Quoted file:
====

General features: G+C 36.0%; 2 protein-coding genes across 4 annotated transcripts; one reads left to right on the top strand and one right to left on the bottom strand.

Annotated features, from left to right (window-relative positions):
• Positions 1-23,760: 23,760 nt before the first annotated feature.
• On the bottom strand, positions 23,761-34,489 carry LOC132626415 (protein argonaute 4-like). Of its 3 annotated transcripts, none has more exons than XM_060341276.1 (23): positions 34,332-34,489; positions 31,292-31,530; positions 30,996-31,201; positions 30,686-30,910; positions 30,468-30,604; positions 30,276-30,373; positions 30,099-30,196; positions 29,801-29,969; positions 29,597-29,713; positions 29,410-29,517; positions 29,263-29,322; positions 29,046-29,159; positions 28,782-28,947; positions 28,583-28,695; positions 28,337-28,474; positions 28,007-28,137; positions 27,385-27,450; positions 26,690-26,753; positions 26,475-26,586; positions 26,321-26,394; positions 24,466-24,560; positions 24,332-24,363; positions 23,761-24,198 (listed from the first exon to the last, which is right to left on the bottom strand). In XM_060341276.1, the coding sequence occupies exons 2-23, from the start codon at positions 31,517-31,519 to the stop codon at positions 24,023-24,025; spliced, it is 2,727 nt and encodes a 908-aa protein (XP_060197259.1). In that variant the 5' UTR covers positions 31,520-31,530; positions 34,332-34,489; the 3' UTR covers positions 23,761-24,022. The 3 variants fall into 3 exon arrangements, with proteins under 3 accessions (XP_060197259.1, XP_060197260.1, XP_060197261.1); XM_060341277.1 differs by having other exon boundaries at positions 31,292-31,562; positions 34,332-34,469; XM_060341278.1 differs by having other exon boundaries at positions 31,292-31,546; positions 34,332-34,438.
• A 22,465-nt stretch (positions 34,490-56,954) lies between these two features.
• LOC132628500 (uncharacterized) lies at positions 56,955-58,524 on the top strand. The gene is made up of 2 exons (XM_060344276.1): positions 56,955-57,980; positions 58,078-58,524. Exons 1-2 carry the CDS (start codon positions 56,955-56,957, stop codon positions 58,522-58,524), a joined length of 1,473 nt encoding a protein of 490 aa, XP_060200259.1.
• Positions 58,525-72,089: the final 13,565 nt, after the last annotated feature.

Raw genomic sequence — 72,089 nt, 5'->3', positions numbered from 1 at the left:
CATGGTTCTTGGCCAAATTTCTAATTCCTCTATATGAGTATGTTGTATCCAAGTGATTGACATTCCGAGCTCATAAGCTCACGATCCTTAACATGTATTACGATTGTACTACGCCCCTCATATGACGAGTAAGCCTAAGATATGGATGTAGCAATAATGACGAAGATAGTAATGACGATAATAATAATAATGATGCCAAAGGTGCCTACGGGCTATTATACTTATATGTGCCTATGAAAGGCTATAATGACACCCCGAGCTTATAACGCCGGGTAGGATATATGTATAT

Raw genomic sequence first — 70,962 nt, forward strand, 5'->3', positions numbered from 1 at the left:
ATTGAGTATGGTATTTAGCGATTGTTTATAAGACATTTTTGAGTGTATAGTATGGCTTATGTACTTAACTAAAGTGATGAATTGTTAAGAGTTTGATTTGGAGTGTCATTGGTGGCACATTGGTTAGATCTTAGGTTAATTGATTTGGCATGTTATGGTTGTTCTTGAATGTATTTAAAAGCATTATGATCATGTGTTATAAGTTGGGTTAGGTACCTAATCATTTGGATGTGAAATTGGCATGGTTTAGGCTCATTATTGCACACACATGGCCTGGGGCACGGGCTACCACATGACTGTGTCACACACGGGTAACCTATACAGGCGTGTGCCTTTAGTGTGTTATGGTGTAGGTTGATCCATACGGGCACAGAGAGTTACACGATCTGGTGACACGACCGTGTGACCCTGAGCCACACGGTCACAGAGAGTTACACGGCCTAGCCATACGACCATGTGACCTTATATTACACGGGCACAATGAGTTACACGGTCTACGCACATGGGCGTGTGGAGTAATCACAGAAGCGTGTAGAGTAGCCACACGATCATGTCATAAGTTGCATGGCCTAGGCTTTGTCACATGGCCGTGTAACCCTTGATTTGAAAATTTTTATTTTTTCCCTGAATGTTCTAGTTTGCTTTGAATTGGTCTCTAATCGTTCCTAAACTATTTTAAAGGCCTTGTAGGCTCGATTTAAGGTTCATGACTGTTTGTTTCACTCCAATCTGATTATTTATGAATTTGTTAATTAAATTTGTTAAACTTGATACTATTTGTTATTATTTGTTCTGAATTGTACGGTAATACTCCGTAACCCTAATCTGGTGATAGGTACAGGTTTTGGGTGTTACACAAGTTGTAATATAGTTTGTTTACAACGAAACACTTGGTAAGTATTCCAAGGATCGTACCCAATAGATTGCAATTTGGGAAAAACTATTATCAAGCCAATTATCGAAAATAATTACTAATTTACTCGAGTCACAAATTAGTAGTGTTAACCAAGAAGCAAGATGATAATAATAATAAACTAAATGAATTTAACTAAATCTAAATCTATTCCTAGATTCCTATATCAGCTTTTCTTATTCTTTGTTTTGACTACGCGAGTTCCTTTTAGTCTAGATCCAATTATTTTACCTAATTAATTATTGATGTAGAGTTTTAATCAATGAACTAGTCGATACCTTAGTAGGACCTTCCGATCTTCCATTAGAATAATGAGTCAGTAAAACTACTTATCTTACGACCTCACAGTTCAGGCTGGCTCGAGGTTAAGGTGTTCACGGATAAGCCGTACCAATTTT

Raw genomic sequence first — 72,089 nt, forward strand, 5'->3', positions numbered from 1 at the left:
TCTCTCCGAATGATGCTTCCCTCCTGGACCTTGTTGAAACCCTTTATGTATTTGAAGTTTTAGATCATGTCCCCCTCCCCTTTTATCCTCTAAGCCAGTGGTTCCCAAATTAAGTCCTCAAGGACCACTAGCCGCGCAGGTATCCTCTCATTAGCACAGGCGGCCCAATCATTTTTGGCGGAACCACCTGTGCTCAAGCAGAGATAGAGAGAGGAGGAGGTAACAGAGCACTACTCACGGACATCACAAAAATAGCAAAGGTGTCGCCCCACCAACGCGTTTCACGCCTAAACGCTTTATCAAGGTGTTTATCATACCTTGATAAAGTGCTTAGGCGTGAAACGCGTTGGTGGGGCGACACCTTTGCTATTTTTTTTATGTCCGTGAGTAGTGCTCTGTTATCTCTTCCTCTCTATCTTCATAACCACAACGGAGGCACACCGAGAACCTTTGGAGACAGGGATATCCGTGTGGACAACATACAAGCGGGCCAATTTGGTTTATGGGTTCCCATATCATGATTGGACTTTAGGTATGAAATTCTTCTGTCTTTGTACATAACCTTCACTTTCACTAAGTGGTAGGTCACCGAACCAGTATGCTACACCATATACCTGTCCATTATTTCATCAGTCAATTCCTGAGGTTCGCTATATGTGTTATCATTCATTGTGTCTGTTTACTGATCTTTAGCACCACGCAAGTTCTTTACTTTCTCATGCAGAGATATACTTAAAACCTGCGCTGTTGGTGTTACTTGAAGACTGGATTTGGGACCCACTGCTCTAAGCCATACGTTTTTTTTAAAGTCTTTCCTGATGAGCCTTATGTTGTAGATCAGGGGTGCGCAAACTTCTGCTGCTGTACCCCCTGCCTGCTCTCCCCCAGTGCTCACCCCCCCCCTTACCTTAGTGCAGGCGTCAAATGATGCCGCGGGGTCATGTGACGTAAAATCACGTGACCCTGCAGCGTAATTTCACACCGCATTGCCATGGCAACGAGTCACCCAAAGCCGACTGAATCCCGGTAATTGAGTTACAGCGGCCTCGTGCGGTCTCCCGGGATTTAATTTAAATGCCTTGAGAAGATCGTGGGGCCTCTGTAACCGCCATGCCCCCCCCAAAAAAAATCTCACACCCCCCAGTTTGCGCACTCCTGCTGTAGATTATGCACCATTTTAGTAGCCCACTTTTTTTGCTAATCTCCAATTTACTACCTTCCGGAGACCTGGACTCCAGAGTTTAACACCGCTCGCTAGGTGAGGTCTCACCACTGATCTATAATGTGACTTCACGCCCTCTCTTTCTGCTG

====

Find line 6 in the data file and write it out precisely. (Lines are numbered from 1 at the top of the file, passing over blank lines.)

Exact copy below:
• LOC132628500 (uncharacterized) lies at positions 56,955-58,524 on the top strand. The gene is made up of 2 exons (XM_060344276.1): positions 56,955-57,980; positions 58,078-58,524. Exons 1-2 carry the CDS (start codon positions 56,955-56,957, stop codon positions 58,522-58,524), a joined length of 1,473 nt encoding a protein of 490 aa, XP_060200259.1.